Outcome-Based Evaluation Data Collection
Guiding Principle 6: Choose your data sets very carefully, because data collection is neither easy nor inexpensive.
Measure at the level of functional impairment and its amelioration, rather than at the level of the pathology or limitation.
Group many separate measures into a smaller number.
Group many categorical items (such as diagnoses) into a smaller number of groups according to an index of similarity (e.g., all persons with mental retardation).
Convert items with market prices to dollar values (e.g., wages) rather than leaving them in terms such as number of treatments.
Reduce several nonmonetary outcome measures into a single composite index of effectiveness using judgmental techniques (e.g., enhanced quality of life).
The process of data collection cannot be separated from the other processes involved in outcome-based evaluation, including knowing how to store and retrieve data, and what evaluation designs and data analyses to use. For example, whereas Chapter 6 discusses data collection, Chapter 7 includes the actual formats whereby data are collected. The formats are included in Chapter 7 because of the interface of actual data collection and data management. Chapter 8 then discusses how those data can be analyzed, based on the evaluation design that you have used. The discerning reader will note that logically, an evaluation design precedes data collection, because the evaluation design selected is the one that will best test your hypothesis or answer your evaluation question. However, I feel that evaluation designs go best in Chapter 8 because of the close connection between evaluation designs and data analysis.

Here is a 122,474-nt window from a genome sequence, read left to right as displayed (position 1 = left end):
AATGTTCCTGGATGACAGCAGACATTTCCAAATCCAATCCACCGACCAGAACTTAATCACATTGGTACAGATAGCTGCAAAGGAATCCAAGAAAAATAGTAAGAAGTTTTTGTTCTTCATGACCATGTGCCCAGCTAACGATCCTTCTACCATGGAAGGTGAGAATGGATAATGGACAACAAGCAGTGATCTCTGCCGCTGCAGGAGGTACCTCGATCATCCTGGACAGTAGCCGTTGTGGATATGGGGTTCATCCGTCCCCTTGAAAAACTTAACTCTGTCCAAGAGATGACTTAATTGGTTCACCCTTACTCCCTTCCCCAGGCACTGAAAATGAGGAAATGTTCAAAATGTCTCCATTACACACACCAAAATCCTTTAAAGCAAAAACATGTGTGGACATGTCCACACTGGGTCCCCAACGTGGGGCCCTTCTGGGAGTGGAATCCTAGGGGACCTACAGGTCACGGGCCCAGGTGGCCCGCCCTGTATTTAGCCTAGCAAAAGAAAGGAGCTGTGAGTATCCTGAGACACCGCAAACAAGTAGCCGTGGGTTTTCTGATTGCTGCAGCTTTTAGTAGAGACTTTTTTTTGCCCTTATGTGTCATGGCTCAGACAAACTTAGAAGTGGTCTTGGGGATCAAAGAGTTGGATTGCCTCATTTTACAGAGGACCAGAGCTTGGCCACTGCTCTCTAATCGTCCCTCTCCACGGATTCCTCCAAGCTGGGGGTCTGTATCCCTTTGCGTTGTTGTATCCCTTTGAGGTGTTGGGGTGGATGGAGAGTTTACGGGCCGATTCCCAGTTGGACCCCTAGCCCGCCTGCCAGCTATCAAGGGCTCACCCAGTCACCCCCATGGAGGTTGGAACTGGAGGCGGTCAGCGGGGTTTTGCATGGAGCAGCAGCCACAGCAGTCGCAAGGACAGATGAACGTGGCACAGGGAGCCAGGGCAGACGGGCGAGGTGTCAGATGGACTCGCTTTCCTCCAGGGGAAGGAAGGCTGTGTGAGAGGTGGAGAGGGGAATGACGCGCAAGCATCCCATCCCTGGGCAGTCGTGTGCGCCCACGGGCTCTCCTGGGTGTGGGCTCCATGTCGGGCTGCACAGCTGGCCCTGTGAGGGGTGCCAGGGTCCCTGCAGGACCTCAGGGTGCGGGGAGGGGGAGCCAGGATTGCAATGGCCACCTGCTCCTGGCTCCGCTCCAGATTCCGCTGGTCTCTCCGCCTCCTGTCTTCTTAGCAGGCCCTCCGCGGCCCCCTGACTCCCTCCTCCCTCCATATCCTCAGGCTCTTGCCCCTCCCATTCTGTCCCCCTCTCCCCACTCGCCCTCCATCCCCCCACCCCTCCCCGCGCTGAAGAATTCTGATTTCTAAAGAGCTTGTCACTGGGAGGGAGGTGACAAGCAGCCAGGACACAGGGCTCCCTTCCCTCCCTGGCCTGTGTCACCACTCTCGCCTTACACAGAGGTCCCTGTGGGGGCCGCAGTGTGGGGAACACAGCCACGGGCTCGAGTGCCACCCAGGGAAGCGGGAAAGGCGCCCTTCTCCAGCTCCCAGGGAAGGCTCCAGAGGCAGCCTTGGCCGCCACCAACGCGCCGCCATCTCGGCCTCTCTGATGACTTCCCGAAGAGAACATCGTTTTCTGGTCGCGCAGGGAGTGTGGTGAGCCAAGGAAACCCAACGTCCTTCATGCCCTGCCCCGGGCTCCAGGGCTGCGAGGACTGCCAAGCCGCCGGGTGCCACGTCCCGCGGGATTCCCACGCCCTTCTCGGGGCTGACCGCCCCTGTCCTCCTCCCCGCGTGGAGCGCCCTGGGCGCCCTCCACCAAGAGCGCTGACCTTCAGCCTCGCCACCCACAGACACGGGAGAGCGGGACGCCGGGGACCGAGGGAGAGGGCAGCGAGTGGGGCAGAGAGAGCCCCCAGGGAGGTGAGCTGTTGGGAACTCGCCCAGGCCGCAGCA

The interrelationship among these processes is shown clearly in Figure 6.1. Note in the figure that the process begins with the questions asked and ends with outcome-based evaluation analyses. I will refer to this figure repeatedly throughout the remainder of the text.
This chapter contains six sections dealing with the interrogatories of data collection. Four sections deal with collecting information about the four core data sets (recipient characteristics, core-service functions, cost estimates, and person-referenced outcomes). The remaining two sections discuss a conceptual approach to measurement and a number of guidelines regarding data collection.
KeywordsMental Retardation Cost Estimate Average Cost Role Status Adaptive Skill
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